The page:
Here we are, solving Weekly Challenge #198 198 is of course 11 _ 2 _ 3 * 3, which is the smallest number written as the sum of four squares in ten ways. It is also the number of ridges on a US dollar coin.

You are given a list of integers, @list.

Write a script to find the total pairs in the sorted list where 2 consecutive elements has the max gap. If the list contains less then 2 elements then return 0.

We are tasked with dealing with sorted lists, but given unsorted lists, so I sort first thing. Well, after dealing with the zero case.

I went with starting indexing with 1 and looking back, because this meant I’d never have to worry about a list entry being undefined. I had considered bringing in `min` and `max` from List::Util, but `abs` is right there, so I used it. I also used a hash to hold the number of gaps of each particular size.

I could’ve found `\$max` with `my \$max = max keys %hash`. It is in Core, but I decided against. I also could’ve done `return \$hash{ max keys %hash }`, but that seems like a crime against readability.

#### Show Me The Code!

``````#!/usr/bin/env perl

use strict;
use warnings;
use experimental qw{ fc say postderef signatures state };

my @examples = ( [ 1, 0, 3, 0, 0, 5 ], [ 2, 5, 8, 1 ],  );

for my \$e (@examples) {
my @list = \$e->@*;
my \$out  = max_gap(@list);
my \$list = join ', ', @list;
say <<"END";
Input:  \@list = (\$list)
Output: \$out
END
}

sub max_gap( @list ) {
return 0 if scalar @list < 2;
@list = sort @list;
my %hash;
for my \$i ( 1 .. -1 + scalar @list ) {
my \$gap = abs \$list[\$i] - \$list[ \$i - 1 ];
\$hash{\$gap}++;
}
my (\$max) = sort { \$b <=> \$a } keys %hash;
return \$hash{\$max};
}
``````
``````\$  ./ch-1.pl
Input:  @list = (1, 0, 3, 0, 0, 5)
Output: 2

Input:  @list = (2, 5, 8, 1)
Output: 2

Input:  @list = (3)
Output: 0
``````

You are given an integer \$n > 0.

Write a script to print the count of primes less than \$n.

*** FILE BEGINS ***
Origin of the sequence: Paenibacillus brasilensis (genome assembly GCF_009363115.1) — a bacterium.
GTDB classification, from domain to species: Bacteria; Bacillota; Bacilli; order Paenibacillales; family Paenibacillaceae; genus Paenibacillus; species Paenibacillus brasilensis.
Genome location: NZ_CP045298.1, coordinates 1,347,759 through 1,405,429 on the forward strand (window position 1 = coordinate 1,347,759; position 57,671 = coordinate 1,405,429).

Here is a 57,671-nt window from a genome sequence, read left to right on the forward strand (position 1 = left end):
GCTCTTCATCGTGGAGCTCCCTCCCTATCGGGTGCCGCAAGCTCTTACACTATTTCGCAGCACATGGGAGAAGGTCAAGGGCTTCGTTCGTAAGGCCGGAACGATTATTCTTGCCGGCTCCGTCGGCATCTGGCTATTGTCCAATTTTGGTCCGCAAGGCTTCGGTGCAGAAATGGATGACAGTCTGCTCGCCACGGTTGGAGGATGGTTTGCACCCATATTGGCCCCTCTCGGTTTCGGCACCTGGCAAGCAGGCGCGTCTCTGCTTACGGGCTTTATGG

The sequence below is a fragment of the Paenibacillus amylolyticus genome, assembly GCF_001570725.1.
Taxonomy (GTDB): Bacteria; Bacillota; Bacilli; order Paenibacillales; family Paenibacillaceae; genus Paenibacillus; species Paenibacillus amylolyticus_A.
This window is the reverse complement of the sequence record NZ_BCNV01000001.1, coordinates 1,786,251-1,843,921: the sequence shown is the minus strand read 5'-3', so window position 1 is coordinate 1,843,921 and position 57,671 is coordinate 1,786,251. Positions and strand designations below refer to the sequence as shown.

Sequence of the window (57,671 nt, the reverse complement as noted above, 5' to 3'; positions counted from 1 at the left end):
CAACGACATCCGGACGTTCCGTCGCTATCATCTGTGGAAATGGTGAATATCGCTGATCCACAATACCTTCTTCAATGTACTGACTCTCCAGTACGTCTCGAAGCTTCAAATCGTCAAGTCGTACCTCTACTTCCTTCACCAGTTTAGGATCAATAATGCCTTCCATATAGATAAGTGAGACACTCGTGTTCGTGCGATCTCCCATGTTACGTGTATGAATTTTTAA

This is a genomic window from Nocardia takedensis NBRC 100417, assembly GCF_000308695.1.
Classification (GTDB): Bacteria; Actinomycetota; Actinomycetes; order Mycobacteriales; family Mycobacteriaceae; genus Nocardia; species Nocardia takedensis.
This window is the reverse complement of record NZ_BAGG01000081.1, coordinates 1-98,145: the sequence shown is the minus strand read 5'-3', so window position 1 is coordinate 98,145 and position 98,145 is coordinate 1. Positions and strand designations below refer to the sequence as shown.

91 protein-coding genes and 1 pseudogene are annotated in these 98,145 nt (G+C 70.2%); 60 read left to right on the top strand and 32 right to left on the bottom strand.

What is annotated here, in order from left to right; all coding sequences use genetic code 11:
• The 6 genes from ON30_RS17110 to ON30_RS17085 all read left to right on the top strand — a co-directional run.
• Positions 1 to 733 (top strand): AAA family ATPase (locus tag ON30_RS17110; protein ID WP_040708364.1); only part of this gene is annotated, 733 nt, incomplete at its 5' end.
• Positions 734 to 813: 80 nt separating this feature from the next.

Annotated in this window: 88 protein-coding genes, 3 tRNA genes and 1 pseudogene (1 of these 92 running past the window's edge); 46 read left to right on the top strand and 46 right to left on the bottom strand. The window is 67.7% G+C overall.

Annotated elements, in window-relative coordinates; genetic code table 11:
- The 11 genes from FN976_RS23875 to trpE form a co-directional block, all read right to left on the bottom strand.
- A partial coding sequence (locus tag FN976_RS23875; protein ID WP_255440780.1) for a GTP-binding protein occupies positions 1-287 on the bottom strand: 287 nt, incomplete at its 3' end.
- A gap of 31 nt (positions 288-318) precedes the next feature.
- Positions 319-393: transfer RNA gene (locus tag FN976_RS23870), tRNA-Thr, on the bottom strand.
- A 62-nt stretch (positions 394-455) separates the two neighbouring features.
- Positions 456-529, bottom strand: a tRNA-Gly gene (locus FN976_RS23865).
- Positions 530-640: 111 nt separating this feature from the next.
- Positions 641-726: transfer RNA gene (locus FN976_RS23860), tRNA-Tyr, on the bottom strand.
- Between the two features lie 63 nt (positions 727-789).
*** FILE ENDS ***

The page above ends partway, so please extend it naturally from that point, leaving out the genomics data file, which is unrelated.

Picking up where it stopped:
So, we find all the possible prime numbers between 2 and `\$n`. I say 2 and not 1 because 1 is not prime. My regular expression for finding primes thinks it is, so let’s avoid it.

Again, all the possible prime numbers between 2 and `\$n`, which means we can start with `2 .. \$n`. Then we can use `grep` to filter out non-primes, with a regular expression I found via Stack Overflow referencing the link I put in the code. I have made my own `is_prime` function before but I decided to go with this one.

And we’re asked for the count of primes, so `return`ing `scalar` of that result is exactly the problem we’re asked to solve.

#### Show Me The Code!

``````#!/usr/bin/env perl

use strict;
use warnings;
use experimental qw{ say postderef signatures state };
use Algorithm::Permute;

my @examples = ( 10, 15, 1, 25 );

for my \$e (@examples) {
my \$out = prime_count(\$e);
say <<"END";
Input:  \\$n = \$e
Output: \$out
END
}

# 1 is not a prime, but 2 is, but the regex in is_prime accepts 1, so
# we start on 2 and go to the given max
# grep ( is_prime(\$_) ) gives only the list of primes
# scalar gives us the count, which is what we want
sub prime_count ( \$e ) {
return scalar grep { is_prime(\$_) } 2 .. \$e;
}

# https://catonmat.net/perl-regex-that-matches-composite-numbers
sub is_prime ( \$n ) { ( '1' x \$n ) !~ /\A(11+?)\1+\z/ }
``````
``````\$  ./ch-2.pl
Input:  \$n = 10
Output: 4

Input:  \$n = 15
Output: 6

Input:  \$n = 1
Output: 0

Input:  \$n = 25
Output: 9
``````